Arts Entertainments

Music IQ: Do Music Lessons For Your Kids Make Them Smarter?

Simply listening to classical music, the so-called ‘Mozart effect’, does not make you smarter. I have presented the grounds for this conclusion elsewhere. In this article, we take a look at the question: “Do music lessons make a child smarter? Do music lessons have ‘collateral benefits’ that spill over into non-musical areas of intelligence? Do music lessons increase a child’s overall IQ level, making them better at reasoning, math, and language comprehension?” How this question has been answered is as interesting as what the answer turns out to be.

Why is this question of interest?

Here is an answer. Children have limited free time to invest in extracurricular activities and parents have to choose between activities for their children. If the choice is between, say, ballet and music lessons, and music is known to increase intelligence but ballet is not, this might be reason enough to choose music over ballet. Ballet may be good for reasons that music may not be, for example, for motor coordination skills, but at least parents now have a firmer base on which to choose.

How can we NOT answer the question: Do music classes improve IQ?

The question ‘do music lessons make a child smarter?’ it is not something that can be answered through common sense and the facts of personal experience. It may be tempting to reason from your observation that all the children you know who take music lessons do well in school, that these lessons should help them develop their intelligence and school success. But this conclusion is not justified. Why not? Because both are just as likely to do better in school and take up music because they belong to a certain socioeconomic class where the average IQ is higher to begin with. Children with high IQs are more likely than other children to take music lessons because more educated and wealthier parents tend to give their children music lessons; it is part of the culture of the more educated and wealthy to give music lessons. Not all educated and wealthy parents, but a lot of them. But this does not necessarily mean that music lessons have any impact on the development of children’s intelligence. Many educated and wealthy parents also buy certain brands of clothing for their children, but the clothes children wear do not make them smarter.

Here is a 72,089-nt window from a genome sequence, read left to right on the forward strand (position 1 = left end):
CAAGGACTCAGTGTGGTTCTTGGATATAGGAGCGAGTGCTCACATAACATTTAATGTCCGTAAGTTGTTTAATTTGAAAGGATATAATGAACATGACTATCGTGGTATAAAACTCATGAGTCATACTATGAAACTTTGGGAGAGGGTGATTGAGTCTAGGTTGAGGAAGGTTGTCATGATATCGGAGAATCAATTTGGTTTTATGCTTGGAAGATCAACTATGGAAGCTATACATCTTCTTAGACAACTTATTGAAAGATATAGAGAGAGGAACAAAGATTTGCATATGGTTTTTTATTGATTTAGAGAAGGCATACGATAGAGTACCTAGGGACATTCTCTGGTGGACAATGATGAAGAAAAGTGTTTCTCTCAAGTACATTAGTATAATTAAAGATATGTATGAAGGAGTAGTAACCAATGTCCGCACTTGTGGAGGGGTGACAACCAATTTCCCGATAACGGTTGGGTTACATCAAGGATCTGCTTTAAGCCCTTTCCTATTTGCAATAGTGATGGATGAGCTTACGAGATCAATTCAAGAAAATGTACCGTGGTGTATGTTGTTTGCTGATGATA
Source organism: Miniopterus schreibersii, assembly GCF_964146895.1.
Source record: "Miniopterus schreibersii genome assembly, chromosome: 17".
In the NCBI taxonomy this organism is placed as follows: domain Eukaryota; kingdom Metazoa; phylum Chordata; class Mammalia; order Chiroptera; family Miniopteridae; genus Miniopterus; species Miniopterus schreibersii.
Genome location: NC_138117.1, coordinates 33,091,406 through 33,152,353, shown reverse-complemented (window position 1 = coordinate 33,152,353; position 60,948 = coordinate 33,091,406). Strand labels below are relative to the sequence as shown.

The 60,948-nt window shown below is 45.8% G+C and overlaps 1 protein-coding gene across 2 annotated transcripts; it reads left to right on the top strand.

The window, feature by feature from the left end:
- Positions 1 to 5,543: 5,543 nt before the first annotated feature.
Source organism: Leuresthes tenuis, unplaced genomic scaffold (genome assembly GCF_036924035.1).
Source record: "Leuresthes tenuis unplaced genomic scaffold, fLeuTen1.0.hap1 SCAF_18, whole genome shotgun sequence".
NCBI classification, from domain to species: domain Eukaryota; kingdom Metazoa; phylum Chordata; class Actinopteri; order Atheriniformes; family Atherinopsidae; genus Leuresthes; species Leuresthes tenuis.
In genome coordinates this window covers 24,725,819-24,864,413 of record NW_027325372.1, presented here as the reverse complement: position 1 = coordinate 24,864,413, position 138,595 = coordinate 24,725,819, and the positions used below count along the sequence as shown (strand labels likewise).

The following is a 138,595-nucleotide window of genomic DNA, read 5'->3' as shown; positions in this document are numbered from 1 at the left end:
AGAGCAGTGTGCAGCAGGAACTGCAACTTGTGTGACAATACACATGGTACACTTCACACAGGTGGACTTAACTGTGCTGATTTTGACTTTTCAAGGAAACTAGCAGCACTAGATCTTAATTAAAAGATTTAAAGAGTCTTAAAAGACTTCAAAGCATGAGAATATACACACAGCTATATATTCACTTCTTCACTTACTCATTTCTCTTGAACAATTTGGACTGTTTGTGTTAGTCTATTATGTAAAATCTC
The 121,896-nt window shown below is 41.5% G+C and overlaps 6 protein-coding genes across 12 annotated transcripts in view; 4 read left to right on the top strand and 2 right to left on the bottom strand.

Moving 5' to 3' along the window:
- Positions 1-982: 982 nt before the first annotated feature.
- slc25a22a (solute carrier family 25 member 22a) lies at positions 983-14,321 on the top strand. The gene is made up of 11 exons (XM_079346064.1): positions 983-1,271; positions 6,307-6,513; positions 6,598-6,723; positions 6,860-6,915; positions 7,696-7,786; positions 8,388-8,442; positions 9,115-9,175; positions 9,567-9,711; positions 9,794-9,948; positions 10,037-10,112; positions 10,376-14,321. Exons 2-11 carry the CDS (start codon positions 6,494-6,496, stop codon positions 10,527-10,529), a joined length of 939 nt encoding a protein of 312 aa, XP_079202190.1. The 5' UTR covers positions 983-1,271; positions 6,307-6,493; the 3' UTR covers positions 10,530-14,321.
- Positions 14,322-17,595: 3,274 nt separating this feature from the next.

So we can’t try to find out if taking music lessons improves IQ in this way.

How CAN we answer the question: Do music classes improve IQ?

To find the answer to this question we need to do an experiment. We need to set things up this way: Take lots of kids from a variety of backgrounds and randomly assign (by flipping a coin) half of these kids to music lessons for a year, and half to some other extracurricular activity for a year. year, for example, ballet or football. We test both groups of children on an IQ test before the lessons, and then again after the lessons, and see if there is a difference between the two groups. If there is a difference, if those who took music lessons on average score higher on the IQ test, we know it is not due to family history (because family history mixes evenly in the two groups). . If we find a difference, we will also be more certain that the intelligence gain is specific to music and not to any extracurricular activity (be it music, drama, ballet, karate, or soccer). In essence, by doing this kind of ‘critical experiment’ we make sure that we have identified the effect of music lessons on intelligence.

Schellenberg’s Critical Experiment